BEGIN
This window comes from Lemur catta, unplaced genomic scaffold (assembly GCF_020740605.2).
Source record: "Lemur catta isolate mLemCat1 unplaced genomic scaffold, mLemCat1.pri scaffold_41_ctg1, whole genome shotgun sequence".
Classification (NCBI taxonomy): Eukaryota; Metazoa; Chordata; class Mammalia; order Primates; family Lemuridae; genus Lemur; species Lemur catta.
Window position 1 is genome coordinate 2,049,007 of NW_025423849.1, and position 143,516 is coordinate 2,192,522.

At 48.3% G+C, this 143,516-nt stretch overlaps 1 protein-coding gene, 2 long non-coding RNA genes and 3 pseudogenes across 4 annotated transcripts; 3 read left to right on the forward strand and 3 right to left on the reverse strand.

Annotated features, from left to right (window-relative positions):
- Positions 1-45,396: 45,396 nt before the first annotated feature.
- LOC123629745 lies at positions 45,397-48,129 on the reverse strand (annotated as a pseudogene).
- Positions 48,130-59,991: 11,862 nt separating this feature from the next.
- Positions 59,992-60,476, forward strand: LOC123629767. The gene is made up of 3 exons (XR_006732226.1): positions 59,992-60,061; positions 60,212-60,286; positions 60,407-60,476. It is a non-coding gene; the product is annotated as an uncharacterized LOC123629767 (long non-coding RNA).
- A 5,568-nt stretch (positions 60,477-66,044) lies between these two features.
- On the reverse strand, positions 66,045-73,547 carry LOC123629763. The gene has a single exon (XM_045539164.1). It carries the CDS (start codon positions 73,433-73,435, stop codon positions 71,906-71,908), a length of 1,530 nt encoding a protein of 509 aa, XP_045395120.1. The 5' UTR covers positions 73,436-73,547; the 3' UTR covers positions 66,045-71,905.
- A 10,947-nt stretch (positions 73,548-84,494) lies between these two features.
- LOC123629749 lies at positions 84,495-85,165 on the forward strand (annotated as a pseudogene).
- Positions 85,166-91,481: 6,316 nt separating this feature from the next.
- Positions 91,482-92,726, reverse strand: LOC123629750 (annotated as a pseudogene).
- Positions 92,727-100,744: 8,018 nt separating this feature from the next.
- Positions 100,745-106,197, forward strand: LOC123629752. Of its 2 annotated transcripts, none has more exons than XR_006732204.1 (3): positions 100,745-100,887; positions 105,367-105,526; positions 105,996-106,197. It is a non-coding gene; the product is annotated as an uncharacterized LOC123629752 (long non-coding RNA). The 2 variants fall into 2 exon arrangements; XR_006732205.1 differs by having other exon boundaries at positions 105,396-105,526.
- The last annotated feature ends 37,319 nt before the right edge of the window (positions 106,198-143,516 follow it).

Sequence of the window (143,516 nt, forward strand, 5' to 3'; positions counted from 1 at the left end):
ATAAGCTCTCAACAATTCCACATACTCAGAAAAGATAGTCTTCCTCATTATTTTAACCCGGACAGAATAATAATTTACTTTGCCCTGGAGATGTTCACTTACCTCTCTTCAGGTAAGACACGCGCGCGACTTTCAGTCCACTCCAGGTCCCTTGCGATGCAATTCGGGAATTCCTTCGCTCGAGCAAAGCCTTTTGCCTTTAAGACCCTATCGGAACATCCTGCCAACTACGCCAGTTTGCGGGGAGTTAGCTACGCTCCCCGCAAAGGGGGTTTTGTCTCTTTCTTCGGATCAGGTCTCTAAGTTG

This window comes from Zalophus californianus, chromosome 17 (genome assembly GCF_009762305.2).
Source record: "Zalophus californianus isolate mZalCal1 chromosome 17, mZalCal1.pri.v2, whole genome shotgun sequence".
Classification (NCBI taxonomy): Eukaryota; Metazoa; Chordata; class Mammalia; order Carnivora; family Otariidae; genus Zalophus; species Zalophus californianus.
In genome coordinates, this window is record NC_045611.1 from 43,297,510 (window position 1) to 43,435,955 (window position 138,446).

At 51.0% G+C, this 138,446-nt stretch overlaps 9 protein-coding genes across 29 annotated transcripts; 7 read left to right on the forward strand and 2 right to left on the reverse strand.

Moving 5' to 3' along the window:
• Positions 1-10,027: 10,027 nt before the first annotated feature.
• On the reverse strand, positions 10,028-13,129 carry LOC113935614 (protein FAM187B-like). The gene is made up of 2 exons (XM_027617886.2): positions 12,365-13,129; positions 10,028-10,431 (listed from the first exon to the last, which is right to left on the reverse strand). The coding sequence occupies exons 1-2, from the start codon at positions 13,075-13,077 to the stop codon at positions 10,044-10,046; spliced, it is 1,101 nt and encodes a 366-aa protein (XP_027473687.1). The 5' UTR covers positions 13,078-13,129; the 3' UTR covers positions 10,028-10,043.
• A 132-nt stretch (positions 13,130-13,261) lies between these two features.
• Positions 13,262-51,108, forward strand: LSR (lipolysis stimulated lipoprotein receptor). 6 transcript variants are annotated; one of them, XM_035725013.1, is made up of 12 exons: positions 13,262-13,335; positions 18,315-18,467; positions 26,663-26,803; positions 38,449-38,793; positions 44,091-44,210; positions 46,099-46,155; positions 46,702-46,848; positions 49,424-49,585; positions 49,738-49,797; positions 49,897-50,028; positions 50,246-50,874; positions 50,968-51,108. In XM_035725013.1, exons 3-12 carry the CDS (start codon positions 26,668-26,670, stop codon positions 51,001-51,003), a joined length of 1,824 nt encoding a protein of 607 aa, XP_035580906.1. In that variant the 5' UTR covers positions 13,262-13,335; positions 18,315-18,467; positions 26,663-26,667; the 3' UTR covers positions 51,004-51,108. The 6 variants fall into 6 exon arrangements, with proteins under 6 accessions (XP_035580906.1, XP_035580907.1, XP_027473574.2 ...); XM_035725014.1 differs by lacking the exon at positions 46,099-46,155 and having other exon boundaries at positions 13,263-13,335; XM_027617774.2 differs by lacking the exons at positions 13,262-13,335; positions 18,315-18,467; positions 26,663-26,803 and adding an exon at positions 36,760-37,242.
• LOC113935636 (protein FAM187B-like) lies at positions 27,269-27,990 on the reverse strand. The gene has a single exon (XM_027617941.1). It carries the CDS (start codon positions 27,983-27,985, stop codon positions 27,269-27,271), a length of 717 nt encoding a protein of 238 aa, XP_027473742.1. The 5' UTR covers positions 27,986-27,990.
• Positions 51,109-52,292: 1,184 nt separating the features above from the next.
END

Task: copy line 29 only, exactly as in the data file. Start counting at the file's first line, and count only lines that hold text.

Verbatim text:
• On the reverse strand, positions 10,028-13,129 carry LOC113935614 (protein FAM187B-like). The gene is made up of 2 exons (XM_027617886.2): positions 12,365-13,129; positions 10,028-10,431 (listed from the first exon to the last, which is right to left on the reverse strand). The coding sequence occupies exons 1-2, from the start codon at positions 13,075-13,077 to the stop codon at positions 10,044-10,046; spliced, it is 1,101 nt and encodes a 366-aa protein (XP_027473687.1). The 5' UTR covers positions 13,078-13,129; the 3' UTR covers positions 10,028-10,043.